Thursday, February 24, 2011

The case of Joel Northrup

Joel Northrup is a 16-year-old boy from Iowa. He is the son of a pastor, and is home-schooled. He also wrestles, and does quite well.

Last week, he was scheduled to wrestle in the first round of the Iowa state high school wrestling tournament. He didn't wrestle. He forfeited the match and his chance at the state title.  Why? In his own words: "As a matter of conscience and my faith,” he wrote in a statement, “I do not believe that it is appropriate for a boy to engage a girl in this manner."

The boy's father supported his decision: "We believe in the elevation and respect of women, and we don't think that wrestling a woman is the right thing to do. Body slamming and take downs -- full contact sport is not how to do that."

A lot of people are applauding the boy's decision. A lot are not. Even on an article on Focus on the Family's website, there are comments like this:

This one from a woman:

I come from the other side of the issue. I have a daughter who loves to wrestle. Being the only girl in a family of 3 brothers and all male extended family, she is very much a tom-boy. Don't get me wrong, she is totally female and knows how to be and act like a lady. That background is to share that she knows how to be rough with boys and take it -- knowing full well they can hurt her.
With that history, she wanted to wrestle. There are no all-girl wrestling teams in our area so she had to join the boys team. The only boy who would even practice with her was a boy that had been part of our family (I babysat him and his brother) since she was born. She ended up giving up something she loved because the boys wouldn't wrestle with her. Is she supposed to refrain from something because it's a "boys" sport?

This all took place before she hit puberty and high school, so hormones and curves were not an issue. I don't know if she would have continued with the sport after such time any way because she has slowed down on wrestling with her brothers or if she would have wanted to continue. We were never given the opportunity to find out. Not because she wasn't allowed to play but because the boys would not engage with her. She could hold her own in the matches, but never won because she did not get the practice she needed.

And this one from a man:

I'm with you, Brina. The boy and his father, I feel, are in the wrong for many reasons here.

First of all, they're NOT showing respect for the young lady by refusing to grapple with her. They're showing contempt for her abilities and hard work. She has made a choice to compete against young men, and knows what she is getting's not like he's going to come up behind her in a dark alley and knock her in the head and steal her purse!

Secondly, it's a cop out to make this a sexual/morality issue. If the young man in question can't control his hormones for the length of a high school wrestling match, maybe some counseling is in order.

Finally, at the end of the day, I think this is a case of "I don't want to get whipped by a girl" cloaked under the guise of Christianity, making all of us Christ-followers appear childish and silly.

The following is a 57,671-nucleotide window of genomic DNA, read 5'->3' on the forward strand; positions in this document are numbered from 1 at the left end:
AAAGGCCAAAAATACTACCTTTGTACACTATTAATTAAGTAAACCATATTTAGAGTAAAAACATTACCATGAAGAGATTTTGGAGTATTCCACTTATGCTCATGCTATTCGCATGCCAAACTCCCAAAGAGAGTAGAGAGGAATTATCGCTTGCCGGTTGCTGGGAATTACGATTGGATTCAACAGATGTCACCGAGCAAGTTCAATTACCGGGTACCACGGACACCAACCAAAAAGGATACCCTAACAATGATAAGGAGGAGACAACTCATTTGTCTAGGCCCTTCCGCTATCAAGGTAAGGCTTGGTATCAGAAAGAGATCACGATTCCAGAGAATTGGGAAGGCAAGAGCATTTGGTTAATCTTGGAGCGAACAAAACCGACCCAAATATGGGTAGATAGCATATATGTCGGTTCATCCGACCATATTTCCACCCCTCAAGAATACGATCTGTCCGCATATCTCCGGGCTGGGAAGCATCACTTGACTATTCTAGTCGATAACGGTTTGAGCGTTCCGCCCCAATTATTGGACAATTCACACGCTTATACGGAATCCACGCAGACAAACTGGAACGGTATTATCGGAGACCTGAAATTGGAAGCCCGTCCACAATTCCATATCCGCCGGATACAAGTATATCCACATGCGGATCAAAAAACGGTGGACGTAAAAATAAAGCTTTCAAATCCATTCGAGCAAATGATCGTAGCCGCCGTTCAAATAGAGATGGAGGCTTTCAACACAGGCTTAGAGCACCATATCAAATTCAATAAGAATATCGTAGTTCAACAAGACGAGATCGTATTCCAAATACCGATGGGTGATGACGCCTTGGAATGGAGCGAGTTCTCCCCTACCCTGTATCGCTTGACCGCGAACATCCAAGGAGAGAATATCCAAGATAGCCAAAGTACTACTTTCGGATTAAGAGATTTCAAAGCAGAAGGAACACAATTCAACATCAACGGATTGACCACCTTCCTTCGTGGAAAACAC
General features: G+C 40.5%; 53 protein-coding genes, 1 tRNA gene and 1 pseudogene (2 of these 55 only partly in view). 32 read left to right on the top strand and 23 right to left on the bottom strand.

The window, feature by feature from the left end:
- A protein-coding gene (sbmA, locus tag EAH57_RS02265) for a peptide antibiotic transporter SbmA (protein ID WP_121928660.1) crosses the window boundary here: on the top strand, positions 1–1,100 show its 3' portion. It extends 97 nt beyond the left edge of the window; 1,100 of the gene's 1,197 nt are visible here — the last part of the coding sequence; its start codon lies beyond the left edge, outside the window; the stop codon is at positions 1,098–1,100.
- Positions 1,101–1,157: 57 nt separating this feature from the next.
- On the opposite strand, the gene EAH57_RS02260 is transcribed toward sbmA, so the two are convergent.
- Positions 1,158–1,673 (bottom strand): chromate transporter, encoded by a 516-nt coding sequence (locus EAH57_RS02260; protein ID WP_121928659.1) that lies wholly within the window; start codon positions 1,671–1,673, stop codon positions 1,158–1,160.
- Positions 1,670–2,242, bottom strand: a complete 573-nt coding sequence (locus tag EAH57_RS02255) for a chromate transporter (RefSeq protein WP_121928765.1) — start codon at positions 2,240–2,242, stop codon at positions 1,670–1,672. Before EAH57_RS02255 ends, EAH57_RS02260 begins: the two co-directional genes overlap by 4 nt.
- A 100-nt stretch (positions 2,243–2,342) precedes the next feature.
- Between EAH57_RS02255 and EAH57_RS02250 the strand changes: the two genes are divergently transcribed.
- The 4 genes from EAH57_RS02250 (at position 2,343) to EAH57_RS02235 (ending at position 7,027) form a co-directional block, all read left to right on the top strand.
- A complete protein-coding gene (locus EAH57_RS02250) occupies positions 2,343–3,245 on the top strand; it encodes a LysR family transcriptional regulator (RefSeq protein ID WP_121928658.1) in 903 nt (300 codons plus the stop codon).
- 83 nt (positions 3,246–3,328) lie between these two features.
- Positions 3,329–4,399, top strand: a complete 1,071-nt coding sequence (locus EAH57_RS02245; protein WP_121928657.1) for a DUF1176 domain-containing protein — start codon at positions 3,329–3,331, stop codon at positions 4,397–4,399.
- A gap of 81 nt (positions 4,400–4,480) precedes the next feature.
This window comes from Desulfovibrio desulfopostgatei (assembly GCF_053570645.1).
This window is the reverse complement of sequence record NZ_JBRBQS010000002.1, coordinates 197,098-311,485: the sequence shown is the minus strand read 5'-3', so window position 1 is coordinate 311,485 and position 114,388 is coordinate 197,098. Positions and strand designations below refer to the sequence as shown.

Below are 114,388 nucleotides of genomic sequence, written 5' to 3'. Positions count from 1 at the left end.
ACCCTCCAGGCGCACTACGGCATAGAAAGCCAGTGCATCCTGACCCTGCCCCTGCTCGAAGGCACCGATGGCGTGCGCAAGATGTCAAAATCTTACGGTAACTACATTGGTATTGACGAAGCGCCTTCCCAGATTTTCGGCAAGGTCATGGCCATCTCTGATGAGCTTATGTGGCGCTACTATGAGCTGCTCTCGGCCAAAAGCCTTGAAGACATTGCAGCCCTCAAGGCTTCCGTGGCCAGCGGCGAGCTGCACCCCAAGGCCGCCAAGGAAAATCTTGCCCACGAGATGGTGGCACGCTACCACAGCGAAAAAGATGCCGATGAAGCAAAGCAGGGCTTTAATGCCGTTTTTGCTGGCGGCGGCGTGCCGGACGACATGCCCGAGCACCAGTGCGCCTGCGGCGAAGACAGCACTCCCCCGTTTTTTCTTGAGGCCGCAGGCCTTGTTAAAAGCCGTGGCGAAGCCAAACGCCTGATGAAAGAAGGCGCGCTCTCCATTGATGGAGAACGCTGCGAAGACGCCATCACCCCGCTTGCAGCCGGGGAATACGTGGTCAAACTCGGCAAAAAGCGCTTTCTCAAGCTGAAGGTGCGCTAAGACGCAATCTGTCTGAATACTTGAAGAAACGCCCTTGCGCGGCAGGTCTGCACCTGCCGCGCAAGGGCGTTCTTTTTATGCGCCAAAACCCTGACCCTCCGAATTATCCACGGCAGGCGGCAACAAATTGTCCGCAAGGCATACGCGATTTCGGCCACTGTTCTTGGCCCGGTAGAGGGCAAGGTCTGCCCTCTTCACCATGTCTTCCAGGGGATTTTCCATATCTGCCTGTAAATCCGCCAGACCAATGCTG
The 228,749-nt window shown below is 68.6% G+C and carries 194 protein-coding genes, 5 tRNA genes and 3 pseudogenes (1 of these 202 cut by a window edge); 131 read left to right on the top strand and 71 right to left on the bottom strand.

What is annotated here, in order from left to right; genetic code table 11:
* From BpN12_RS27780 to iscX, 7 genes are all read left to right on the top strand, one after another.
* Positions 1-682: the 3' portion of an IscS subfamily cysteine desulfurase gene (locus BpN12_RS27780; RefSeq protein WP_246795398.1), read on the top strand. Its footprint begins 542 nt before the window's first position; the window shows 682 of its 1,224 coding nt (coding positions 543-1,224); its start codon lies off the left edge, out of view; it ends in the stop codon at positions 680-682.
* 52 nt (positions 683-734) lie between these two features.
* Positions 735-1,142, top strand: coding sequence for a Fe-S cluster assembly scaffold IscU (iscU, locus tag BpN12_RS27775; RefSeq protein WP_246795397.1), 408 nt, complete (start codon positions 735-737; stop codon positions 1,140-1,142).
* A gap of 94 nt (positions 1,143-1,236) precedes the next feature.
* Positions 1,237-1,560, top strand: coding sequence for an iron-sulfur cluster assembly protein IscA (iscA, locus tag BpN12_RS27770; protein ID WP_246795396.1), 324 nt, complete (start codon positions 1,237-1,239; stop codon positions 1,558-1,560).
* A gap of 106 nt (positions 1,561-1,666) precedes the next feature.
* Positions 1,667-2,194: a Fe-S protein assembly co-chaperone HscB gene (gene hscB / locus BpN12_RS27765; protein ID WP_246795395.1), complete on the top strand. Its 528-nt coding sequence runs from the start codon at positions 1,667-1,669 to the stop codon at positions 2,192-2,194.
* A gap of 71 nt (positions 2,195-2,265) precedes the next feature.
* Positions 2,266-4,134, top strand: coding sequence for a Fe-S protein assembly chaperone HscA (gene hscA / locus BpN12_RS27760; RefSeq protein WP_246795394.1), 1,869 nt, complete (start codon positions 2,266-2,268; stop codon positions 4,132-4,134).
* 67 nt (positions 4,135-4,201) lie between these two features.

I have read similar comments on news sites, and to be honest - they tick me off. I firmly believe the young man did what he did out of moral and Christian convictions - not because he was afraid to get beat by a girl. And disrespecting a girl by refusing to wrestle her? You gotta be kidding! The girl's parents are the ones who are disrespecting her!!!

Let me be blunt: wrestling is a contact sport. The intent is to take down your opponent by any means necessary. There is a lot of grabbing, groping, etc going on while trying to do so. How and why would anyone want their daughter in that position with a boy? The possibility of her breasts being grabbed by a boy, her butt or private area, her face ending up in the boy's crotch or butt? Is that really appropriate?!

When and how did we get to the place that this is condoned, and we ridicule a young man with the integrity, honesty, and courage to back away from doing that? Instead of cheering him on, applauding him, we make fun of him, claim he is disrespecting the girl, and that he is afraid of being beat by a girl. Really? How about questioning why a girl should wrestle in the first place with other girls, much less boys? And why a parent would be willing to place their daughter in that position, all for the sake of winning. Winning what? A trophy? The young man is the winner here.

Which would you rather have marry into your family: a young woman who wrestles boys and puts her body in the position to have done what I mentioned, or the young man who values women so much, and sticks to his religious convictions so much, that he is willing to forfeit his chance at winning a title to do so? I would pick the young man. He sounds like a guy I'd want my nieces to date.

And speaking of nieces... my three would never wrestle - they are young ladies, after all, but if they did, and if their parents allowed them to wrestle boys - which they would not - I would have something to say about that - so where are the people condemning the girl and her parents?

My hat is off to Joel Northrup - and his parents, for raising such a courageous young man with integrity. I wish there were more like him.


Glynn said...

I'm with you, Mark. The boy did the right thing. And he'll be criticized for it by a lot of people, including Christians. But he did the right thing.